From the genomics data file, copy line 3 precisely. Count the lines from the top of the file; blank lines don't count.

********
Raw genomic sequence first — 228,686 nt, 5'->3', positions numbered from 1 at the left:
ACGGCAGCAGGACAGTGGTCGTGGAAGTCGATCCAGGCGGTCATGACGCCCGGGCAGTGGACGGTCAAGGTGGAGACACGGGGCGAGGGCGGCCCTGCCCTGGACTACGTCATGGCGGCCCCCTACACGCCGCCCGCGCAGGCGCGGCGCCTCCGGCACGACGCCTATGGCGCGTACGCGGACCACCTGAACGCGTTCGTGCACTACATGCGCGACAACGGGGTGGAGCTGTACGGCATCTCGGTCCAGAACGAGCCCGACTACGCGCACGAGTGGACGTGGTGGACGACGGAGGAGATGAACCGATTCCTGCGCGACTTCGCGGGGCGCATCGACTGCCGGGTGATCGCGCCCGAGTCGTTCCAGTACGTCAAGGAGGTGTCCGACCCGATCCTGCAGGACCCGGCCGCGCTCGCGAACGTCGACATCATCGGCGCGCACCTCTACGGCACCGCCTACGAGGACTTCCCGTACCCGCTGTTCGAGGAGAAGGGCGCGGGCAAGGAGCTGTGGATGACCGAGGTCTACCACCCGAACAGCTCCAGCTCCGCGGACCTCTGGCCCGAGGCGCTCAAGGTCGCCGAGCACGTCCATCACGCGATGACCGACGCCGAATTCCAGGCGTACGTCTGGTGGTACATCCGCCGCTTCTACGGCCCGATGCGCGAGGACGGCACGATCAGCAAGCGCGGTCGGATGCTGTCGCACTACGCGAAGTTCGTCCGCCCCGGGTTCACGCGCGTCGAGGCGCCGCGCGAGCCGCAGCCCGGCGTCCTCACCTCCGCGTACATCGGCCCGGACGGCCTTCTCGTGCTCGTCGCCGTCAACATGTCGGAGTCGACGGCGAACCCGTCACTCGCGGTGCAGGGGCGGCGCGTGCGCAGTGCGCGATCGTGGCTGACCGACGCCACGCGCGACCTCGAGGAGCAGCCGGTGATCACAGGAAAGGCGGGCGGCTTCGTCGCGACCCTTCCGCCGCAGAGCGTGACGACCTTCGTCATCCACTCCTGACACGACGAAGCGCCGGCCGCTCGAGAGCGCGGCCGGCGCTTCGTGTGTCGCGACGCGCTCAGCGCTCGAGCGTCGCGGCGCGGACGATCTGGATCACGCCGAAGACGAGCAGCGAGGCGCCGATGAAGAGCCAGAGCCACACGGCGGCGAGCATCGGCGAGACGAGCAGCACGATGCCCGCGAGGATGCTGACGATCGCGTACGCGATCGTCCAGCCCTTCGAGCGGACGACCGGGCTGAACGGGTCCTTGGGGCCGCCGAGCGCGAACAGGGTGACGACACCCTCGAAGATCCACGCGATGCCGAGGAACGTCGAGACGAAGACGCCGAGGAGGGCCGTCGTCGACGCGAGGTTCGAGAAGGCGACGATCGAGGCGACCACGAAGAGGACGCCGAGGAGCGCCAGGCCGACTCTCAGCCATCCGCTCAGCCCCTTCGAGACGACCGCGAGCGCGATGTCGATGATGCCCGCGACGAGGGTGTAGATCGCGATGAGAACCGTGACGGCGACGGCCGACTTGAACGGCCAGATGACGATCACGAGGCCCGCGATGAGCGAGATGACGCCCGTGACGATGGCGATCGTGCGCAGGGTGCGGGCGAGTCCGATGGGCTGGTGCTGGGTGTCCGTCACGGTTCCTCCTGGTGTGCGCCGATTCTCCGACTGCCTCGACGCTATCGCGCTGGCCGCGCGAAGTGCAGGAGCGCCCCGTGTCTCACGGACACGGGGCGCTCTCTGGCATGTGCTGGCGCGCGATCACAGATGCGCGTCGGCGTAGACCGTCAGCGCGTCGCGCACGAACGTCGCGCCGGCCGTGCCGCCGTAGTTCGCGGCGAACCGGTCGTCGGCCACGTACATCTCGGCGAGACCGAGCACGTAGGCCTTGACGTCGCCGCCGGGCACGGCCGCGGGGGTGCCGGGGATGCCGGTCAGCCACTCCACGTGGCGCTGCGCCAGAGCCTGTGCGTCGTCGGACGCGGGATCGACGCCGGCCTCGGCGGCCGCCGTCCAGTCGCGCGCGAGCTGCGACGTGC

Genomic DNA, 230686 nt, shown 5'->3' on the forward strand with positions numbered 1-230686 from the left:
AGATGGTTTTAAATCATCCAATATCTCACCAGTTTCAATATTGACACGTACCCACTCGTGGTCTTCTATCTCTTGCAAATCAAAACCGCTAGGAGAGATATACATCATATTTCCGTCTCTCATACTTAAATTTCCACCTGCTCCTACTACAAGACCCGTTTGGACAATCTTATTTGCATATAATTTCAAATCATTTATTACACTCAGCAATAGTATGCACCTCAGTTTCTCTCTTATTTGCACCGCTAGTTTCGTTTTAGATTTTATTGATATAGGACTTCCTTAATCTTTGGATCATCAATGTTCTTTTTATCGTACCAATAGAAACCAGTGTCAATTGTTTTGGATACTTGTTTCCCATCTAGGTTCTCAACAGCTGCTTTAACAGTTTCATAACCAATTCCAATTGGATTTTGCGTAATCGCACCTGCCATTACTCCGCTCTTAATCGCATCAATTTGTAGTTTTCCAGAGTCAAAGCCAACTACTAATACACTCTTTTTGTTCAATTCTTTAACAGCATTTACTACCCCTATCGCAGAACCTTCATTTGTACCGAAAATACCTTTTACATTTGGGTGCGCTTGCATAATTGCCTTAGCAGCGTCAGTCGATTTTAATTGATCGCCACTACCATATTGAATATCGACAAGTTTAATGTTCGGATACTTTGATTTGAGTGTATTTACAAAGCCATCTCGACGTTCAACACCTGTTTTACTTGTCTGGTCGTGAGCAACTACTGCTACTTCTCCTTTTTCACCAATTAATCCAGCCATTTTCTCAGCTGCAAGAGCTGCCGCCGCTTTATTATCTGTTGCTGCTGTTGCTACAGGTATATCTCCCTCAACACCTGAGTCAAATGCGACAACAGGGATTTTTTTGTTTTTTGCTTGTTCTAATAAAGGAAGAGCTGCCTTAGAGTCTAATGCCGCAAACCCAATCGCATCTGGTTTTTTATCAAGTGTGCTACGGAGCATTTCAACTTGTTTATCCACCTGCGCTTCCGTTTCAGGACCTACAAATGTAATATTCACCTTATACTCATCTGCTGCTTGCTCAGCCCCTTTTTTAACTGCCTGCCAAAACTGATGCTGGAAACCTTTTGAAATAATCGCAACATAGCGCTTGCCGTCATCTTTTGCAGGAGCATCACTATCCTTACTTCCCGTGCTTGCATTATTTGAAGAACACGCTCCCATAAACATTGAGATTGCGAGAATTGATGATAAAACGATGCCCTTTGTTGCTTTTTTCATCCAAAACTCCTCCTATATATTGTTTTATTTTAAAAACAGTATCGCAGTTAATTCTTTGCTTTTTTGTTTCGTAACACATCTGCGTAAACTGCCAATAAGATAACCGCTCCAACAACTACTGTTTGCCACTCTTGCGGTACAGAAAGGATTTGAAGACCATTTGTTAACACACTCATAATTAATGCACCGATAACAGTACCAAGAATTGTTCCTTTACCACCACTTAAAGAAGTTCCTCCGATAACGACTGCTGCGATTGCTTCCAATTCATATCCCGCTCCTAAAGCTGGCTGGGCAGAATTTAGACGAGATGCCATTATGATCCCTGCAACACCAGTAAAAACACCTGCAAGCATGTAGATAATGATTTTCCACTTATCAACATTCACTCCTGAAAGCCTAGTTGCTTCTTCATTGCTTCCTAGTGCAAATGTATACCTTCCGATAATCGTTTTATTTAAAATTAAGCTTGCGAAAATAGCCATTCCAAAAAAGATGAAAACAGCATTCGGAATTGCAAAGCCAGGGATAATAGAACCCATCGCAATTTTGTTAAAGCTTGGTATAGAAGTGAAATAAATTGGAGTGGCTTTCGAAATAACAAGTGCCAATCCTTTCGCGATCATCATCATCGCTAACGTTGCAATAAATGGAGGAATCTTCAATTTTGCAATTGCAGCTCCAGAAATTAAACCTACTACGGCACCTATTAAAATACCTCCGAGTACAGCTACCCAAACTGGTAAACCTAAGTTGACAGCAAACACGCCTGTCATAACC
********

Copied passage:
Genomic DNA, 230686 nt, shown 5'->3' on the forward strand with positions numbered 1-230686 from the left: